Book Review: Yellow Crocus (Freedman/Johnson #1) by Laila Ibrahim

I am a huge fan of historical fiction. However, most of my reading in this genre have been focused on European and Asian history. This year, I have decided to spread my wings a bit farther towards the Americas and this book was a start for me. This is also my first book by the author, and I went into reading it not knowing what to expect apart from what I had gathered from a few reviews I read about the book.

‘Yellow Crocus‘ follows Mattie, a slave girl separated from her own baby to nurse the newborn child (Lisbeth) of her owners in Virginia, USA. Mattie and Lisbeth form a peculiar bond as Lisbeth grows older which seems absurd to most people especially Lisbeth’s family. This is also at the time when slaves were given the freedom to live as free and independent people in some states in the United States of America and Mattie’s husband is determined to take the brave step to escape with his family from slavery to Ohio. Mattie’s journey through these times and how this affects Lisbeth constitute the main themes in this story. The story also paints a vivid picture of the daily lives of African slaves and their masters in those times.

This book was such an unexpected treat. I loved everything about the story. It was captivating, informative and relatable in so many ways. Being able to see both Mattie’s and Lisbeth’s perspectives was really helpful to paint a complete picture of the situation in those times. History is really beautiful and ugly at the same time because it brings clarity to many things that we see and experience today and it unfortunately also shows that some things haven’t really changed much since then. I am glad that this is a series of three books, and I am currently reading the second book (Mustard Seed). Watch out for my review soon.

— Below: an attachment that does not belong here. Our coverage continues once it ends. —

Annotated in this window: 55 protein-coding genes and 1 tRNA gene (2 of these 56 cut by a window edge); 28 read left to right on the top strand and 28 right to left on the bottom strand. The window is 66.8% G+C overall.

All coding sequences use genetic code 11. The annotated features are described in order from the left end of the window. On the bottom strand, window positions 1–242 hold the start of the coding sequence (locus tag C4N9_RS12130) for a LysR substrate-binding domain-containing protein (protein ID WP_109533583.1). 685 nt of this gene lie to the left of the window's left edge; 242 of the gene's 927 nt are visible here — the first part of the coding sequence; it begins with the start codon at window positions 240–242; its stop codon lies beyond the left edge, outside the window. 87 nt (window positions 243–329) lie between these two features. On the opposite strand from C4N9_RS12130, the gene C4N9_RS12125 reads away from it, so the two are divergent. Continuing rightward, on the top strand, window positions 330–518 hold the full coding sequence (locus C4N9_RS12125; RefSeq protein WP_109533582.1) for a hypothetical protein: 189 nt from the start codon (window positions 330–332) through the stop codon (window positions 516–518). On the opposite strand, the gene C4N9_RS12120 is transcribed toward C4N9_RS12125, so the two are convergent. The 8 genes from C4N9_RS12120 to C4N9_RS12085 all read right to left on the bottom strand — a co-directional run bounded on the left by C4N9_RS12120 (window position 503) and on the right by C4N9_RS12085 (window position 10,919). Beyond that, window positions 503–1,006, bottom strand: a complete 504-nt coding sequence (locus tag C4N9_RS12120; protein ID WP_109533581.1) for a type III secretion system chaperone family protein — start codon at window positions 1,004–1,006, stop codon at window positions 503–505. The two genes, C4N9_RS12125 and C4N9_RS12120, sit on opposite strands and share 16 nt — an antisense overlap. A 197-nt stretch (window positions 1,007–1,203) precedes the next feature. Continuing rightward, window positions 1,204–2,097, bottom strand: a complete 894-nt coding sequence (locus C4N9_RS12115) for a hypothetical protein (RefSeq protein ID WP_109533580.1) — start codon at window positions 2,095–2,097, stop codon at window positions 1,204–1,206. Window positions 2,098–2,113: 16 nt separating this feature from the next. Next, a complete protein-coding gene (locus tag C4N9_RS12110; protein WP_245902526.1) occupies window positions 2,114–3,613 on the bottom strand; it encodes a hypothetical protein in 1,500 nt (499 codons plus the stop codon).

I highly recommend to all historical fiction lovers.

Rating: 5 Stars

Published: December 17, 2010

Pages: 253

Genre: Historical Fiction

The Author:

Laila Ibrahim grew up in Whittier, California on the eastern edge of Los Angeles County, and moved to Oakland, California to attend Mills College where she studied Psychology and Child Development. After getting a Master’s Degree in Human Development, she realized she wanted to do more hands on work with children, and opened up her own preschool: Woolsey Children’s School. Her education coupled with her experience as a teacher and parent provide ample fodder for her writing – especially her interest in Attachment Theory and multiculturalism.

She identifies as a devout Unitarian Universalist – which is sort of like being a radical moderate – and worked as the Director of Children and Family Ministries at the First Unitarian Church of Oakland for five years.  She lives in a small co-housing community in Berkeley with her wife, Rinda, a public school administrator. She the proud mother of wonderful young adult daughters.

Laila self-published Yellow Crocus in 2011 after agents repeatedly told her that no one would want to read a story about the love between an enslaved black woman and her privileged white charge. Over the years the readers have proven them wrong.  She became a full-time writer in 2015.

Living Right, her second novel,  is set in 2004, but with a similar theme: loving across difference.  It goes beyond the headline to reveal the life and death stakes when a devoted mother struggles to reconcile her evangelical Christian beliefs with her son’s sexual orientation. 

Mustard Seed continues with the lives of the Freedman and Johnson families after the Civil War.

Paper Wife tells the story of Mei Ling, a young woman forced by social upheaval to marry a stranger and immigrate from Southern China through Angel Island to San Francisco in 1923. 

Golden Poppies continues the story of Mattie and Lisbeth’s families in the 1890’s.

Scarlet Carnation continues with Mattie and Lisbeth’s granddaughters as the point of view characters in Oakland California between 1911 and 1915.

Laila  loves calling, Zooming or FaceTiming into bookclubs and public speaking.  She can be contacted at

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